A Bourse Is Born In Dubai

The International Financial Exchange could become a major Mideast player

Mohammed Bin Rashid al Maktoum, the Crown Prince of Dubai, is a man who is rarely denied. When the prince decided to plunge into horse racing, it was only a decade or so before his Godolphin stables came to dominate European tracks. When he decided to turn his sun-baked postage stamp of an emirate into a major regional tourism and business center, it wasn't long before the Dubai skyline sported some of the world's tallest towers -- and the Gulf was dotted with man-made islands shaped like palm trees.

And for the past three years, Sheikh Mo, as he is widely known, has been driving his aides and a team of international financial experts to build something even more ambitious: a Gulf bourse that will attract global investors and enhance Dubai's status as a commercial hub. On Sept. 26 this latest creation, the Dubai International Financial Exchange (DIFX), begins operations.

The new exchange's early days are likely to be modest -- maybe only a few trades will blip across screens linked to its computers. An exchange official says the DIFX will start trading as many as five index-linked equity products that are also traded elsewhere so their performance can be easily monitored. But the institutions that are likely to become members from the beginning, including Credit Suisse (CSR ), HSBC (HBC ), and Deutsche Bank (DB ), as well as regional players, have big ambitions for the DIFX. "It has taken many years and a lot of hard work, but we're very excited by the opportunities the DIFX offers investors in the region," says Michael Philipp, CEO of Credit Suisse for Europe, the Middle East, and Africa and a DIFX board member.


With oil prices hovering around $60 per barrel, the Middle East and the Gulf are awash in cash. The four regional big hitters -- Saudi Arabia, Iran, Kuwait, and the United Arab Emirates -- are likely to rake in a total of $276 billion in oil revenues this year, according to Washington-based researcher PFC Energy. The surplus money has supercharged the region's markets. Stocks in Kuwait are up 59% this year, while those in Egypt, Jordan, and Saudi Arabia have surged over 80%. If the DIFX takes off, it would give companies and investors a venue for initial public offerings and other deals that could attract both regional and global capital looking for an alternative to lackluster Western markets. "They are making every effort to become the New York Stock Exchange or London Stock Exchange of the region, and I believe they will succeed," says Jameel Akhrass, London-based head of Middle East investment banking for Morgan Stanley, which is planning to become a member of the DIFX.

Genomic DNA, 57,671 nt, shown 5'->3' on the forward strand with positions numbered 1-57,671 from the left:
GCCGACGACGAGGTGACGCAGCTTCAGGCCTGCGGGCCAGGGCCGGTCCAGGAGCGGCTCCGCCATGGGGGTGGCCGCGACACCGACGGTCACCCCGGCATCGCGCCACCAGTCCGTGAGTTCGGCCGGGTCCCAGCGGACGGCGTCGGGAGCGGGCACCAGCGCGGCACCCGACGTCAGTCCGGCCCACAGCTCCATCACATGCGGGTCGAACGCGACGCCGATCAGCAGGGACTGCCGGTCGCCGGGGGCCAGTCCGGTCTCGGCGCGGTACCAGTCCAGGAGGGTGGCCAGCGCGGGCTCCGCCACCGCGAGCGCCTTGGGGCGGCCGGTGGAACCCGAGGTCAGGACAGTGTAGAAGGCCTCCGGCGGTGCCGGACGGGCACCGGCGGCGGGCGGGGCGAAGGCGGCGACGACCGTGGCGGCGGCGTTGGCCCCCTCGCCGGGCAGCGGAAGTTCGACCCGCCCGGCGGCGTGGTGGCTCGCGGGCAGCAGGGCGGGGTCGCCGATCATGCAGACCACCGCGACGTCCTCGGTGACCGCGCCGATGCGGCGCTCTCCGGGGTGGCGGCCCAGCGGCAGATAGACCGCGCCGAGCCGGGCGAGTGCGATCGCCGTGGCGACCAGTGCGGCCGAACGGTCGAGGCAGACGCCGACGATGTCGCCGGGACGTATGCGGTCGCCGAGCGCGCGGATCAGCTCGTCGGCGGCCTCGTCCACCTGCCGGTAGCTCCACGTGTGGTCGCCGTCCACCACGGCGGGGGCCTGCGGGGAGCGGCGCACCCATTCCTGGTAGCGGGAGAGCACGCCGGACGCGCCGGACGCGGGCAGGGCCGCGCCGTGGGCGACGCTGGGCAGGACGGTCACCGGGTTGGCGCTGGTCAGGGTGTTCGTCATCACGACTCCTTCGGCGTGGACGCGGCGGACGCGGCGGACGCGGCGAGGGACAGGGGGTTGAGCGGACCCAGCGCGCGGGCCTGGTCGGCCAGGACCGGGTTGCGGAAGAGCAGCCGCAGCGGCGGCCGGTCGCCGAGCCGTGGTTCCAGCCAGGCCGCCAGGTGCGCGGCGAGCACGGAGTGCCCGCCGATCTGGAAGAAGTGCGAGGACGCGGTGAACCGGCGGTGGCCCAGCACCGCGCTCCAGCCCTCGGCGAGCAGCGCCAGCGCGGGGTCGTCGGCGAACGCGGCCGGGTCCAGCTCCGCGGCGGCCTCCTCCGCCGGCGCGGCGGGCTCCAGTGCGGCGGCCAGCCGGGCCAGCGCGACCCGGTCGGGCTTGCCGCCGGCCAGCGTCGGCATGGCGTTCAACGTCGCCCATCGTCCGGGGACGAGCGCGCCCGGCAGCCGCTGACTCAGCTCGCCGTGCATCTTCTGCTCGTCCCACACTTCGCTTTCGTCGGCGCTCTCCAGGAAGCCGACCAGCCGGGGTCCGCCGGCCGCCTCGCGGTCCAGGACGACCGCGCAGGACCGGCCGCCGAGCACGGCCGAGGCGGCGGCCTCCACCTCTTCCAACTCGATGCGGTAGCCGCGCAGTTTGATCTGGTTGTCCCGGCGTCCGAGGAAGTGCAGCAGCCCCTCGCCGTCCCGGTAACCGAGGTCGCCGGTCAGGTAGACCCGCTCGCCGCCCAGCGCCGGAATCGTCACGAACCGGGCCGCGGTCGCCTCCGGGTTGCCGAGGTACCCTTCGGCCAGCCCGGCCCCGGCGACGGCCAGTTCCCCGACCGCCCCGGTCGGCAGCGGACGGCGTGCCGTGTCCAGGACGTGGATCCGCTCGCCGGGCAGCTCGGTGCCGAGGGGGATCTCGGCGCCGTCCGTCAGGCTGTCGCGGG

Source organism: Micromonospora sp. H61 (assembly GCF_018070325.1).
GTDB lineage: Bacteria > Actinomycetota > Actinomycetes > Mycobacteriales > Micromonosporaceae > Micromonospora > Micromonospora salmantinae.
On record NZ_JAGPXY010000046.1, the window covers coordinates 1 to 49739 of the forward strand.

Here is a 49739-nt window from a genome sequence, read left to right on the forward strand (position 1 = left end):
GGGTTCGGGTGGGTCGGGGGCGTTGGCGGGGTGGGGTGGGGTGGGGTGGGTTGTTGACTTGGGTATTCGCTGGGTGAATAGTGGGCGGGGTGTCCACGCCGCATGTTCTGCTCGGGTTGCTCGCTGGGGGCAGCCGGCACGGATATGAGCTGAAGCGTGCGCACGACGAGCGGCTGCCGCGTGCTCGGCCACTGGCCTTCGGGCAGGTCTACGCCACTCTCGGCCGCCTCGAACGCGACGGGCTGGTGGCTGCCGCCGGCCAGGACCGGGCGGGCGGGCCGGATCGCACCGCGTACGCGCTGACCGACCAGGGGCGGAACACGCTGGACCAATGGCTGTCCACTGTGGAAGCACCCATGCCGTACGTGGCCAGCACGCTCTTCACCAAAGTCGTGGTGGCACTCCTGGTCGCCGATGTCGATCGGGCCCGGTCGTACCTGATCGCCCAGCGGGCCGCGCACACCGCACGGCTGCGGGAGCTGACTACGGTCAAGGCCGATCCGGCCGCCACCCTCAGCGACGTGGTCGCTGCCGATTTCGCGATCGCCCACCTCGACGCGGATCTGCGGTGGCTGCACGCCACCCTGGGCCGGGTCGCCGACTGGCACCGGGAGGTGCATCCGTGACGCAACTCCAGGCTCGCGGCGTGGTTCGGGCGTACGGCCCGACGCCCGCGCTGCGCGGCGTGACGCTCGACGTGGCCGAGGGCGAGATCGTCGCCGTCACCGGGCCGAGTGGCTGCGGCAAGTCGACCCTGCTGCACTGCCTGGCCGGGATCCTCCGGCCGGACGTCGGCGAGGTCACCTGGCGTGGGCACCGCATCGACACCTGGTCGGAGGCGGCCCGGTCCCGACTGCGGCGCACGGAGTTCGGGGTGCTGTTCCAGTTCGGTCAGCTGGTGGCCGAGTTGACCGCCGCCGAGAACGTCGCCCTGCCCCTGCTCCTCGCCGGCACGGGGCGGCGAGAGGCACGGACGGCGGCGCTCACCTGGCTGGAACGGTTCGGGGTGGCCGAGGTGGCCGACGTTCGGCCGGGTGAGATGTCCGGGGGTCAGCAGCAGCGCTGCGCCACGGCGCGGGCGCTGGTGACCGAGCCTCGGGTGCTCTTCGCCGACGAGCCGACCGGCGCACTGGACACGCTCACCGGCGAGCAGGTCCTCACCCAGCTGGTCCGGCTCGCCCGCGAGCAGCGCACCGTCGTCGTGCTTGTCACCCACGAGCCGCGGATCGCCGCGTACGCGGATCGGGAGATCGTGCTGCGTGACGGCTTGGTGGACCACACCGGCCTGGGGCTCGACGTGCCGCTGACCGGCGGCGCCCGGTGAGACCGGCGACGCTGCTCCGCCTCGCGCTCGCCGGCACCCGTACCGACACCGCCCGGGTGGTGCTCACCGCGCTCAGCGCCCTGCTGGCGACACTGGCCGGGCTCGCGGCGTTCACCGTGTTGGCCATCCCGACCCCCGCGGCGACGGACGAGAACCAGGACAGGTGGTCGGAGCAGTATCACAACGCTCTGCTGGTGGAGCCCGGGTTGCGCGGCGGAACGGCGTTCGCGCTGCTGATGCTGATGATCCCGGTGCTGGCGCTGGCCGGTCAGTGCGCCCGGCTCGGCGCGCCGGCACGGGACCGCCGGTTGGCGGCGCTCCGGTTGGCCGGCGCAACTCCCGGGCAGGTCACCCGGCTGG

Akhrass and other bankers think the DIFX could also prove to be an important resource for the region's corporations and investors. Not only are many Gulf companies stuffed with cash, but they are on the verge of a transition, with the founders of family-owned outfits either nearing retirement age or past it. Their offspring are thinking about cashing out or raising capital through markets such as the DIFX to take their companies global. Once a family company goes public, it is likely to attract investment from other wealthy families interested in buying stock in businesses they know well. "This will broaden the investor base here. We clearly see demand from very large family companies," says Beat Naegeli, the Dubai-based Middle East private banking head of Credit Suisse.

Some companies are already doing the preparatory work for DIFX listings. Investcom LLC, which is controlled by Lebanon's Mikati family and operates mobile-phone networks in Cyprus, Syria, and Yemen, says it plans to be among the first companies to list on the DIFX. Investcom has already moved its domicile to Dubai from Luxembourg, says a spokesman, because Dubai is "a regional hub" and thus attractive to the company's Middle Eastern management and employees. The offering, which may be in the $700 million range, is being handled by Citigroup (C ) and HSBC. Morgan Stanley is working on another potentially large offering by Showtime Arabia, a Dubai purveyor of broadcast entertainment that is controlled by Kipco, a Kuwaiti investment company. (Viacom Inc. (VIA ) has a minority stake.) DIFX Chairman Lynton Jones says there are a total of 12 to 15 IPOs in the pipeline, ranging from $50 million to $1 billion. Jones also expects dual listings from regional blue chips that are already traded on local exchanges.